Susie and Gordon were married at the end of Gordon's first year of medical school, and Susie went to work in the anatomy department. There were few married couples in the Class of '61. The grind of medical school and specialty training could trample a marriage. Besides, there was an unwritten rule that if one chose a specialty with a long residency—for example, Gordon's choice, surgery, took a minimum of five years—marriage, considered a diversion, was definitely out of the question.

This was the '50s, after all, a time when residents often lived in the hospital, working 120-hour weeks for $35 a month.

At the end of his second year of residency, Gordon took two years off to do research at the National Institutes of Health in Bethesda, Maryland. He enjoyed those two years, but perhaps Susie and toddler son Matt enjoyed them even more. Susie says, "Gordon had what was basically a nine-to-five job; it was a nice break."

Their second son, Tim (M.D. '96), was born after they returned to St. Louis and to Gordon's three remaining years of residency.

She says, "Sometimes we didn't see Gordon (awake!) for days on end." (The Philpotts' daughter, Elizabeth, was born, post-residency, in 1973.)

As the children grew, Susie was involved in their schools and activities, organized sports teams (the classic soccer mom), and spent hours in her Ford station wagon loaded with kids.

Later, she became active, and remains so, in civic and community affairs.

At Washington University, in addition to serving as a Women's Society board member for years, Susie helped foreign-born students, through Stix International House, to become proficient in English and learn the ropes of living in America. She has made fast friendships along the way.

Research: A Continuing Thread

At the time of his retirement in 1999, Gordon was the Harry Edison Professor of Surgery and professor of radiology at the School of Medicine, and had served as surgeon-in-chief at Jewish Hospital.

But he had never given up research. Along with colleague Judith M. Connett, research professor of surgery, and other WU scientists, Gordon has conducted extensive research in the diagnosis and treatment of colorectal cancer, and in the early detection of breast cancer. He played a key role in the establishment of the Breast Health Center at Barnes-Jewish Hospital.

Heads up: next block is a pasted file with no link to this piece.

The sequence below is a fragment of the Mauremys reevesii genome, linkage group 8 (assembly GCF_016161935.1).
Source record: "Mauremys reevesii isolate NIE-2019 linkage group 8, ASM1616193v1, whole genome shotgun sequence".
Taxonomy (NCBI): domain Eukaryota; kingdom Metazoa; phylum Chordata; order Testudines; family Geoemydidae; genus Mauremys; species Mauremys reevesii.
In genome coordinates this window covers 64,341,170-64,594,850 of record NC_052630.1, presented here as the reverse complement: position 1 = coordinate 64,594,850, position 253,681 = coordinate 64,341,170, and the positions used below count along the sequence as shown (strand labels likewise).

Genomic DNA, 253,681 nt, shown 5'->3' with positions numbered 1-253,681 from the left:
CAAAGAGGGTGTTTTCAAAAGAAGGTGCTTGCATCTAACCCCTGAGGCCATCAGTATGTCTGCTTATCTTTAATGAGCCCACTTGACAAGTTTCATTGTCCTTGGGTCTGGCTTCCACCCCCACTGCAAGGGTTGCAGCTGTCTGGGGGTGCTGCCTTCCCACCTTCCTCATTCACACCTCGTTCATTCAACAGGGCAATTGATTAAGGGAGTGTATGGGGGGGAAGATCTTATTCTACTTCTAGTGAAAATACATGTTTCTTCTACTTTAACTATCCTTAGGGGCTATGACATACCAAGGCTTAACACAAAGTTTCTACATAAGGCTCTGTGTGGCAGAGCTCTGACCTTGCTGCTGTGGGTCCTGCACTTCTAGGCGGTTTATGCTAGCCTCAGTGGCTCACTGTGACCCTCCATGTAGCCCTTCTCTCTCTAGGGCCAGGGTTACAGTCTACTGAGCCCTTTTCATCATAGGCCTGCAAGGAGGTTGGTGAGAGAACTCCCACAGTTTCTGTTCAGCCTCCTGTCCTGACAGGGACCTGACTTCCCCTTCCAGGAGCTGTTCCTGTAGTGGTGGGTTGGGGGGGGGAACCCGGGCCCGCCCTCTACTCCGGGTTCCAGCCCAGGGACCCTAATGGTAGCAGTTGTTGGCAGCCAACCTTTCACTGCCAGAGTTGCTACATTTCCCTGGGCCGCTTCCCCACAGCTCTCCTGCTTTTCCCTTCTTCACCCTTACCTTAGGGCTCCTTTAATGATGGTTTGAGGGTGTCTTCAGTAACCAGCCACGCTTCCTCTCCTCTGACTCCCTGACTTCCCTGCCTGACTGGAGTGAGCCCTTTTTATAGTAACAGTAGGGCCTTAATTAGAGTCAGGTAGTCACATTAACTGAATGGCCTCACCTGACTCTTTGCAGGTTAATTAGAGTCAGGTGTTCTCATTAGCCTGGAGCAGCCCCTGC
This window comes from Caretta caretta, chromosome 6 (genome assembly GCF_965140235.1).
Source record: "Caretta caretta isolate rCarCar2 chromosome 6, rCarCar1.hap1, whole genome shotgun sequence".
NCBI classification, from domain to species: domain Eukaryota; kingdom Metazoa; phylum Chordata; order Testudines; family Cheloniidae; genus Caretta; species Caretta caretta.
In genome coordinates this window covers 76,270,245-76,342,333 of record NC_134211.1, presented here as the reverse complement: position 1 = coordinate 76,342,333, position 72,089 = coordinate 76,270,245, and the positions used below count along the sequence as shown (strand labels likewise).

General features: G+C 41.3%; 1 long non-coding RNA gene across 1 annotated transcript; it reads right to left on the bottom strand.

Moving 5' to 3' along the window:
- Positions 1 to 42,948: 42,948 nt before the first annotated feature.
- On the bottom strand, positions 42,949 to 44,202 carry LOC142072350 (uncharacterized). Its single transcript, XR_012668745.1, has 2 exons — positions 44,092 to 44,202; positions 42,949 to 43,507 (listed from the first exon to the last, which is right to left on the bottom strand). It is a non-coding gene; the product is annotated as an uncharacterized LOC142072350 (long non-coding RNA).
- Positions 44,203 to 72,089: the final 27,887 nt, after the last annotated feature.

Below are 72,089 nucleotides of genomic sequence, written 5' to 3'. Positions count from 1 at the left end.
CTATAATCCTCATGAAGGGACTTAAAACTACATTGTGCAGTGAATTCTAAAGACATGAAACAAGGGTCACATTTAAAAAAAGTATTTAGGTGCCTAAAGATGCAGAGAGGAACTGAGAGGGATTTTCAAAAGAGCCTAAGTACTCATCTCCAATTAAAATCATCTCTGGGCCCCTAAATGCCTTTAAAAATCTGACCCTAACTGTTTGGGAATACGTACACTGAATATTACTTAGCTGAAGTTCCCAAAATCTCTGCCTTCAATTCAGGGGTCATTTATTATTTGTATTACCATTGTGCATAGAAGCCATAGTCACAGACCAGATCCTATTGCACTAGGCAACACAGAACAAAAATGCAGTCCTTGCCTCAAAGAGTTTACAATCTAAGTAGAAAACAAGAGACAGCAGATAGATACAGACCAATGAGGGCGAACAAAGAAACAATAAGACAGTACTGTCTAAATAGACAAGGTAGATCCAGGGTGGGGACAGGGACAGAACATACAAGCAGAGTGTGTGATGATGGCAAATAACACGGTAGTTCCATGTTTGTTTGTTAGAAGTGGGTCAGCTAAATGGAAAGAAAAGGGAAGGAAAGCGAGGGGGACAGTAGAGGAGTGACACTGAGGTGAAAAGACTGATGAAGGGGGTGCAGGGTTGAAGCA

An Act to Follow

Gordon has also been active in WU alumni affairs and currently serves on the Alumni Board of Governors as the WU Annual Fund chair.

He had always intended to undertake a second career upon retirement. He says, "It's in the family, that's what my [late] father did [who headed advertising at Ralston Purina for many years]." And this career—management of the Philpott Family Foundation—came looking for him.

The foundation is based on the estate of his mother, Drue Wilson Philpott, who died in 1997, but who had already started an endowed scholarship at the School of Medicine for "a good student in need." Gordon is not sure this is actually his second career, but he says, "Our circumstances were such that I could afford to stay in the academic world. That was very important. We feel very lucky, and I'm sure that's the reason that I feel it's my time to pay back—to work on philanthropy and the Annual Fund."

Four decades later, Cinderella and the Princeps are living very happily ever after. Their children are all married, and four grandchildren live in the St. Louis area. Susie and Gordon are world travelers. A dedicated fly fisherman, who ties his own flies, Gordon has fished (catching and releasing) everywhere from the Amazon to Alaska's testy rivers. (Susie prefers the theater.)

The couple has taken six cycling trips in Europe and plans many more. Gordon has been enthusiastically auditing art appreciation courses on the Hilltop (a seed planted by a young professor named Vince Scully, who taught Yale's required art appreciation course).

He also has taken up cooking. "I'm in heaven!" Susie says. And, oh yes, when Cinderella and the Prince look into each other's eyes, they still know "this is it."

-M.M. Costantin